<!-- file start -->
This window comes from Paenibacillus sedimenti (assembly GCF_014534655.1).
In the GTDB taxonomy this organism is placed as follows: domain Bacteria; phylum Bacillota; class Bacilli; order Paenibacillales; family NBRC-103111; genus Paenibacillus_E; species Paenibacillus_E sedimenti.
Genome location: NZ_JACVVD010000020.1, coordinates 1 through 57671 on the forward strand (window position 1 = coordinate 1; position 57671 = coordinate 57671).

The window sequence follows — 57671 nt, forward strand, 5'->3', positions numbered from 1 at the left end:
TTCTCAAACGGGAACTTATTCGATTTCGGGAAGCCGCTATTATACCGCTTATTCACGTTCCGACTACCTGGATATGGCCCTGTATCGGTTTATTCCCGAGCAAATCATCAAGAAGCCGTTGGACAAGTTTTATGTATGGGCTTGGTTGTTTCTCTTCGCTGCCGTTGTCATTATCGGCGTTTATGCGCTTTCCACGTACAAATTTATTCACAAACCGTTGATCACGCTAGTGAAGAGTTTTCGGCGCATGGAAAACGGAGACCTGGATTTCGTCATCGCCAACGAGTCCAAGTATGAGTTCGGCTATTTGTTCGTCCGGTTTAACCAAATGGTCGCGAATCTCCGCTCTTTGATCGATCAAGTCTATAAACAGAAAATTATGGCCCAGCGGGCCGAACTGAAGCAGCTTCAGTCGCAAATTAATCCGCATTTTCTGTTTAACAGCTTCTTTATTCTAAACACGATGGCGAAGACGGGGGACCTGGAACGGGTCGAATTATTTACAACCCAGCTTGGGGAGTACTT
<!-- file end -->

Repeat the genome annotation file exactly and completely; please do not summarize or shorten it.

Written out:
This window comes from Paenibacillus sedimenti (assembly GCF_014534655.1).
In the GTDB taxonomy this organism is placed as follows: domain Bacteria; phylum Bacillota; class Bacilli; order Paenibacillales; family NBRC-103111; genus Paenibacillus_E; species Paenibacillus_E sedimenti.
Genome location: NZ_JACVVD010000020.1, coordinates 1 through 57671 on the forward strand (window position 1 = coordinate 1; position 57671 = coordinate 57671).

The window sequence follows — 57671 nt, forward strand, 5'->3', positions numbered from 1 at the left end:
TTCTCAAACGGGAACTTATTCGATTTCGGGAAGCCGCTATTATACCGCTTATTCACGTTCCGACTACCTGGATATGGCCCTGTATCGGTTTATTCCCGAGCAAATCATCAAGAAGCCGTTGGACAAGTTTTATGTATGGGCTTGGTTGTTTCTCTTCGCTGCCGTTGTCATTATCGGCGTTTATGCGCTTTCCACGTACAAATTTATTCACAAACCGTTGATCACGCTAGTGAAGAGTTTTCGGCGCATGGAAAACGGAGACCTGGATTTCGTCATCGCCAACGAGTCCAAGTATGAGTTCGGCTATTTGTTCGTCCGGTTTAACCAAATGGTCGCGAATCTCCGCTCTTTGATCGATCAAGTCTATAAACAGAAAATTATGGCCCAGCGGGCCGAACTGAAGCAGCTTCAGTCGCAAATTAATCCGCATTTTCTGTTTAACAGCTTCTTTATTCTAAACACGATGGCGAAGACGGGGGACCTGGAACGGGTCGAATTATTTACAACCCAGCTTGGGGAGTACTT